Azerbaijan threatens to withdraw from the Council of Europe
The adoption of two critical resolutions by the Parliamentary Assembly of the Council of Europe (PACE) regarding Azerbaijan has caused an acutely negative reaction among Azerbaijani authorities.
On 11 October, PACE discussed two reports on Azerbaijan: “The functioning of democratic institutions in Azerbaijan”, and “Azerbaijan’s Chairmanship of the Council of Europe: what follow–up on respect for human rights? (May-November 2014)”.
The first report expressed concern about the imbalance between the branches of power. It was noted in particular that recent constitutional changes could lead to the executive branch becoming less accountable to the parliament, with the judiciary remaining dependent on the executive branch.
The documents’ authors expressed concern over harassment and regular detentions of NGO leaders, human rights defenders, political activists, journalists, bloggers, and lawyers.
They called on authorities to release the detainees whose detention is ‘reasonably doubtful’. There is also concern over allegations of a restrictive climate for extra-parliamentary opposition activities and restrictions on freedom of assembly.
Samad Seyidov, head of the Azerbaijani delegation to PACE, strongly opposed the draft resolution:
“We are doing everything we can to conduct a dialogue, and here you are stirring up the situation.” According to Seyidov, reforms have been carried out for years in Azerbaijan, yet the report says that “there had been no reforms”.
The Azerbaijani delegation also protested the report on the imprisonment of oppositional politician Ilgar Mammadov alleging that he was arrested for “specific crimes”.
The adoption of these critical resolutions has caused an acutely negative reaction among Azerbaijan’s leadership. The National Adviser to the President of Azerbaijan and Head of Department on Social Political Issues, Ali Hasanov, told Trend:
“Having adopted these documents with a special aim, prepared on the basis of subjective judgements of interested anti-Azerbaijani circles, PACE has once again demonstrated its prejudiced and unfair attitudes towards Azerbaijan.”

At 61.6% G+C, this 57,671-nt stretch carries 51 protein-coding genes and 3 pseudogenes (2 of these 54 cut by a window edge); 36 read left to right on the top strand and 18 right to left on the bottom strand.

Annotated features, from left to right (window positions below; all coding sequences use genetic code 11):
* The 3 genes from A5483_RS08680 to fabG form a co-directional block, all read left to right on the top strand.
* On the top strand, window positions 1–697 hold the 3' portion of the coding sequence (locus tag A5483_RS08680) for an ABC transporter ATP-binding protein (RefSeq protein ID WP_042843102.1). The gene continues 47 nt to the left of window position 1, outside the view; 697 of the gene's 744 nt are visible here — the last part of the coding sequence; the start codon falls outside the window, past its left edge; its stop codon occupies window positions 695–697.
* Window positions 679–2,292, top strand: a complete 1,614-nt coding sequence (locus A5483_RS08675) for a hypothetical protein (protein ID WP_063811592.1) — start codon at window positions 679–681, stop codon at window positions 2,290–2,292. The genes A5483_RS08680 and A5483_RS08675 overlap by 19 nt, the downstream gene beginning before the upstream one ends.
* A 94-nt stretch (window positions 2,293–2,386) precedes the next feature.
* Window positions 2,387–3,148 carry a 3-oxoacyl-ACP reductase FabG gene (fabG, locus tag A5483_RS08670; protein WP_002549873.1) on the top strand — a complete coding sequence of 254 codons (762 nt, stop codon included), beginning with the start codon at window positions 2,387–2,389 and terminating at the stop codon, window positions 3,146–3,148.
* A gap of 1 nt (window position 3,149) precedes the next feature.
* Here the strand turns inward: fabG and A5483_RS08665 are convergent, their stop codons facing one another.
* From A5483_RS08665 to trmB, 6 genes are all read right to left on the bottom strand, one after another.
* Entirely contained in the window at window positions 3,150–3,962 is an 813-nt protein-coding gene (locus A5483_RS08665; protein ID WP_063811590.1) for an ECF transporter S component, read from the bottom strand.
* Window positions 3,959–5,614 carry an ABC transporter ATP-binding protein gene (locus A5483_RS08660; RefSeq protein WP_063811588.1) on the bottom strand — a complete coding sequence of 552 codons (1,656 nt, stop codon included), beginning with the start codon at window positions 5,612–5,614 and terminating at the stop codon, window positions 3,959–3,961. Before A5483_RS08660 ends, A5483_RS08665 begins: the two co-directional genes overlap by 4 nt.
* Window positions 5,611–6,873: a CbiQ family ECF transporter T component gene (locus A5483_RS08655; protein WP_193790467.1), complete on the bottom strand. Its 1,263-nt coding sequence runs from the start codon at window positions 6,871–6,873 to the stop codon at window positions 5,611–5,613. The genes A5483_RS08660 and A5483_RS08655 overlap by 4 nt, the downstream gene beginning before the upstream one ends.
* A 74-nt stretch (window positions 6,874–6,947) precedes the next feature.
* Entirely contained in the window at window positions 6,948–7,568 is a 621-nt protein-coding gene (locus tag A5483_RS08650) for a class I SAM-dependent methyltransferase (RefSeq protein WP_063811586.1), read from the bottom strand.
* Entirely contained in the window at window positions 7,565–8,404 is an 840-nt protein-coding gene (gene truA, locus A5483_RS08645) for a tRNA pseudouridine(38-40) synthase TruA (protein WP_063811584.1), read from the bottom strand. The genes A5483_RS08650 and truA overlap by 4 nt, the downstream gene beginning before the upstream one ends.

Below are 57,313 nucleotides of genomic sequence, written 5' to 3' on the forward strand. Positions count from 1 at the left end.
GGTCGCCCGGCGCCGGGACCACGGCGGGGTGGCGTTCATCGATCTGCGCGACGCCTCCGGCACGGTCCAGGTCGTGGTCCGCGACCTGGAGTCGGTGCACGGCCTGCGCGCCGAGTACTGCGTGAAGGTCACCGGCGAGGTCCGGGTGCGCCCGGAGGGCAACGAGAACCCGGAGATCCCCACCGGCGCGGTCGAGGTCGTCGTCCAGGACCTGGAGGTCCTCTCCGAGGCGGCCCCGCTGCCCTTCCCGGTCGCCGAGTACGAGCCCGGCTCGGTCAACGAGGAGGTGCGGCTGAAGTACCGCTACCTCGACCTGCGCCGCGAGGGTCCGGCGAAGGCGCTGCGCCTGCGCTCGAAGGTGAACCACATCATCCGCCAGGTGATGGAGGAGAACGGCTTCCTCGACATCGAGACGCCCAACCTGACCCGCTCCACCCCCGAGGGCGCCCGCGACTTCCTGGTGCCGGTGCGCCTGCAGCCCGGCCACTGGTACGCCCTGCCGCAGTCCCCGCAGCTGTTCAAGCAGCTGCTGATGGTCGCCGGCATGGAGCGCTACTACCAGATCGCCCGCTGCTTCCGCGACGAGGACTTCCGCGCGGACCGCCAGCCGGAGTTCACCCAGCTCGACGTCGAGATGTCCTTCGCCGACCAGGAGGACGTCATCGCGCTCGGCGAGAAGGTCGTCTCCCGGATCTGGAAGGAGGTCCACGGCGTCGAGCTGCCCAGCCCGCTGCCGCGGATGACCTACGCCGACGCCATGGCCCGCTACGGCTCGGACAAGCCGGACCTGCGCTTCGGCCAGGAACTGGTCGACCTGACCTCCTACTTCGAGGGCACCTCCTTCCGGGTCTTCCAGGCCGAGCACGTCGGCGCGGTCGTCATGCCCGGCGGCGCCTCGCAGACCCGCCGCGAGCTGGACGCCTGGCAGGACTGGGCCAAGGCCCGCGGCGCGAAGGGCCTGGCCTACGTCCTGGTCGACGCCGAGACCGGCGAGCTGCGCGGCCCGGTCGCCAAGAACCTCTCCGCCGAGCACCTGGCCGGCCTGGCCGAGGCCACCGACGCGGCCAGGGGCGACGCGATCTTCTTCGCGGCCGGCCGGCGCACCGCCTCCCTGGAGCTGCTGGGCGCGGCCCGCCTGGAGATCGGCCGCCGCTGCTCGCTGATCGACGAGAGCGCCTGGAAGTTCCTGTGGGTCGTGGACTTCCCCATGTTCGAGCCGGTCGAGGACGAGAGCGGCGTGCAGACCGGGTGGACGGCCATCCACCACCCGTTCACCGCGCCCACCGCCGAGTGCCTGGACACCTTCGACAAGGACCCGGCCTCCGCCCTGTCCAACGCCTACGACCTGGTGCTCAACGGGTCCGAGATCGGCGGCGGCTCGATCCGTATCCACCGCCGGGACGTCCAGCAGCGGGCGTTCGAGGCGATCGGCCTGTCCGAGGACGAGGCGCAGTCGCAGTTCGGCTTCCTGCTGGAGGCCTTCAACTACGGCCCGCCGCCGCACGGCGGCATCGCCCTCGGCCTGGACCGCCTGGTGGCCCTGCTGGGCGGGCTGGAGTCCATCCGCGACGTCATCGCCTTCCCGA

Hasanov added that the adoption of ‘prejudiced’ documents, based on subjective judgements, forces Azerbaijan to reconsider relations with the Council of Europe.
The head of the Azerbaijani delegation to PACE, Samad Seyidov, called the adopted resolutions ‘shameful’.
“Today’s PACE discussions have once again shown that different groups, particularly those supported by the Armenian lobby, have tried to seriously criticize Azerbaijan. The artificial escalation of tension, and the inclusion of facts far from the truth, have turned this into a frivolous document. Azerbaijan, as an independent state, cannot work with such a document,” said Seyidov.
The Azerbaijani presidential aide on foreign policy issues and head of the Department of the Presidential Administration of Azerbaijan, Novruz Mammadov, also criticized the PACE resolutions:
“Some, sitting in PACE, act almost as members of the inquisition court, with the sole duty of delivering the punishment verdict. Don’t they, in PACE, realize where such a policy is leading Europe to?!
“If PACE believes that its primary mission is to determine the punishment for its partners, while having no obligations of its own, then it begs the question – who needs such an institution and what for?” Mammadov wrote on Twitter.
“We’re asking ourselves a question – what are we doing in the Council of Europe?” the APA quoted Seidov’s words.